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USDA Smokey Bear paintings on display for first time

Public Affairs Specialist, USDA Agricultural Research Service
September 16th, 2014 at 8:15PM

This post is part of the Science Tuesday feature series on the USDA blog. Check back each week as we showcase stories and news from USDA’s rich science and research portfolio.

Smokey Bear is Natures Gold Medal Winner. If you hear a deep resonant voice and the words, “Only YOU…,” you probably could complete the iconic words, “…can prevent forest fires.” More than seven in ten adults in the United States would recognize Smokey Bear and know his message, according to a 2011 Ad Council survey.

Now some of the illustrations that helped create the image we most associate with Smokey, who celebrates his 70th anniversary as spokesbear for the U.S. Forest Service (FS) this year, are on display for the first time. Nineteen original paintings by Virginia artist Rudolph Wendelin from USDA’s National Agricultural Library (NAL) Smokey Bear history collection are being featured in an exhibit at the Chrysler Museum of Art in Norfolk, Virginia.

Wendelin wasn’t the first to draw Smokey back when the bear was created in 1944. But he drew Smokey hundreds of times, serving as Smokey Bear’s art consultant and “chief caretaker” from 1946 until his retirement from the Forest Service in 1973. Under Wendelin’s hand, Smokey took on the humanized look by which he is best known today: grave expression, hands rather than paws, jeans, shovel and that emblematic ranger hat.

Smokey giving a high-five to a passing volunteer fire fighter in a red fire truck. After retiring, Wendelin continued to produce Smokey Bear images, including oil and acrylic paintings used as artwork for calendars by the Vernon Company. The pictures honor the appeal and power of Smokey’s message for humans to take care with fire in the wild.

In 2000, after Wendelin’s death, FS purchased the paintings from his family and transferred them to NAL for proper conservation. NAL already had a Smokey Bear collection with about 115 feet of material that included sound recordings of Mickey Hart of the Grateful Dead and B.B. King celebrating Smokey’s 40th, letters and memos, posters, videos—like Smokey on Hollywood Squares and Entertainment Tonight—sports memorabilia, and much more. NAL is a hub for Smokey’s history, with even the National Archives contributing to the assemblage of centralized material.  A guide to NAL’s U.S. Forest Service Smokey Bear Collection is available here: http://specialcollections.nal.usda.gov/guide-collections/us-forest-service-smokey-bear-collection.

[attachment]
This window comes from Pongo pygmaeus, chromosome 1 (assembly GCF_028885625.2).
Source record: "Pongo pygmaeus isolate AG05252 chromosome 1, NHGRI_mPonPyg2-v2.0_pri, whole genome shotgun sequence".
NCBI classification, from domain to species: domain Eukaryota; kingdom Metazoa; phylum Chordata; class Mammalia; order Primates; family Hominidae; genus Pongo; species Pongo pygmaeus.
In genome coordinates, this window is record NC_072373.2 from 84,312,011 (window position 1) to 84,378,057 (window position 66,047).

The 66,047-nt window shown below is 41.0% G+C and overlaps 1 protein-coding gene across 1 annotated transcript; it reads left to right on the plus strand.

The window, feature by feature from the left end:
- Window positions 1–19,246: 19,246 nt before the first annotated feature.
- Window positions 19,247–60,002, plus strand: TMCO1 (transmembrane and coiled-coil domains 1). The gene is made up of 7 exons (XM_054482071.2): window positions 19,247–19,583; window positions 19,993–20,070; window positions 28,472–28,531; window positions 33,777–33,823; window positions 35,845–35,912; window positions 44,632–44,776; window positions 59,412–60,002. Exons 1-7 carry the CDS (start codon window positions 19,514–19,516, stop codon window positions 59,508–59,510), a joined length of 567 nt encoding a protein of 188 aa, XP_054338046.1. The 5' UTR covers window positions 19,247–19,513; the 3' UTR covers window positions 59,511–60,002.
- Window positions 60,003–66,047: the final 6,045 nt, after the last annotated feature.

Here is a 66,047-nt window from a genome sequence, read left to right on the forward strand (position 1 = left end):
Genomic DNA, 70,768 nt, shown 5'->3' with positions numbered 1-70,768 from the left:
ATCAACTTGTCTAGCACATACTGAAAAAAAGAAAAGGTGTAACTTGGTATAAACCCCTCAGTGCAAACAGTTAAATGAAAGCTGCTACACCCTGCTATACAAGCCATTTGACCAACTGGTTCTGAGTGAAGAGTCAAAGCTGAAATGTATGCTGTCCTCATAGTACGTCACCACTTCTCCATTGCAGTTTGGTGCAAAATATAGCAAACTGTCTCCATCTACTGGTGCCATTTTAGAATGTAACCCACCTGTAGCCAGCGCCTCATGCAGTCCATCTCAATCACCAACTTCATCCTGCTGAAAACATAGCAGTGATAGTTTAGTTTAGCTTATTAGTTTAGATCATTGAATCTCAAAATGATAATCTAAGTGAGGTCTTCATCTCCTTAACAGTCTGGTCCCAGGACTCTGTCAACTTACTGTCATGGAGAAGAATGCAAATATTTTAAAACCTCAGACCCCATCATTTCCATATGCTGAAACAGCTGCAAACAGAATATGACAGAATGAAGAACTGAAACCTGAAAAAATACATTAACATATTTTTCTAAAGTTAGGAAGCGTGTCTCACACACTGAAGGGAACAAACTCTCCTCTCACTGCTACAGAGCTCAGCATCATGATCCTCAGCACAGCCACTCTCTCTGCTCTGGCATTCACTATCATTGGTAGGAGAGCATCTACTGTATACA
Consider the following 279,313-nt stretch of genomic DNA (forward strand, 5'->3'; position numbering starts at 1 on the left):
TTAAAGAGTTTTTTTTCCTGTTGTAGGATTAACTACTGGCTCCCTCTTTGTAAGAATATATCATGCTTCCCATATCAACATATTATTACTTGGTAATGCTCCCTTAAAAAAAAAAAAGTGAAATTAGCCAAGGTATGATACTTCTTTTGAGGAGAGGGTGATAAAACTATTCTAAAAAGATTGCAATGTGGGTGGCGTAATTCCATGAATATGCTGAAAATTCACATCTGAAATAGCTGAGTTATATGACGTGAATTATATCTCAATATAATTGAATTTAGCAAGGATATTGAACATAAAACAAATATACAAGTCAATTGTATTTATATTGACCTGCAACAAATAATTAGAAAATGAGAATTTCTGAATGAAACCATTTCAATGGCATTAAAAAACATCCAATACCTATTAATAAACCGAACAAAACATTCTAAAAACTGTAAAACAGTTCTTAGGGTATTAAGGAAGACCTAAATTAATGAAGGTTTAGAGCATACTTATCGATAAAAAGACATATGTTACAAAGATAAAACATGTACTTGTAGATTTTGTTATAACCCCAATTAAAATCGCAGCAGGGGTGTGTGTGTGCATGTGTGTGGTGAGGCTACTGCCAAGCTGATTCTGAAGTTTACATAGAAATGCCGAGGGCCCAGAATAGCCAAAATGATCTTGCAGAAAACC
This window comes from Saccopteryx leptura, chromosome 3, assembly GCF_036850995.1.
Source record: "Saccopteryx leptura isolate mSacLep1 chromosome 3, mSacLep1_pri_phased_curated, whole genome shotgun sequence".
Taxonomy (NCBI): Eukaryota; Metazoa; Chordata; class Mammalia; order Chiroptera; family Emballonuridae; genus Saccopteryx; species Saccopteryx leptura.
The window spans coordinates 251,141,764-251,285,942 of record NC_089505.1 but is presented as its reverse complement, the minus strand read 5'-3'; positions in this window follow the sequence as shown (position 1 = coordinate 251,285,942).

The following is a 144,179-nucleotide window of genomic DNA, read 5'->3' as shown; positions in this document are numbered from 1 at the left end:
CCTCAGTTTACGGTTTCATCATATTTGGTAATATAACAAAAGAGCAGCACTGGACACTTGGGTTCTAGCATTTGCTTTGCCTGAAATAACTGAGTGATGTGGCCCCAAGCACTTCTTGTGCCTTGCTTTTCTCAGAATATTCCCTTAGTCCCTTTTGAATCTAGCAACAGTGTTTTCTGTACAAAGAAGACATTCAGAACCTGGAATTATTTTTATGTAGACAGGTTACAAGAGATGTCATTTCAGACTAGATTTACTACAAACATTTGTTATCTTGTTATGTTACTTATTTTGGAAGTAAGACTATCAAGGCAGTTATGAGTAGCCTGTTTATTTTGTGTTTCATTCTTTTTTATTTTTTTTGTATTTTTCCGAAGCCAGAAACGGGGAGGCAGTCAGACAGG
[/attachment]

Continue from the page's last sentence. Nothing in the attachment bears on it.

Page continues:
Wendelin’s daughter Elizabeth, who is a fine art conservator specializing in paper objects, was appreciative not only to see her father’s paintings on display “but that USDA took the time to conserve the paintings. This action made it possible for them to be displayed in the best condition for this exhibit and any that may be planned in the future. The image of Smokey has changed over the years and will continue to do so. The preservation of this collection by one well-regarded Smokey Bear artist will give future historians information that may otherwise be lost.”

Rudy Wendelin painting of Smokey Bear titled Why? His widow Carrol added, as she was all smiles at the opening reception at the Chrysler Museum, “I can hardly believe that he painted these in our house.”

Exhibition runs until Feb. 1, 2015: www.chrysler.org/exhibitions/70-years-of-smokey-bear/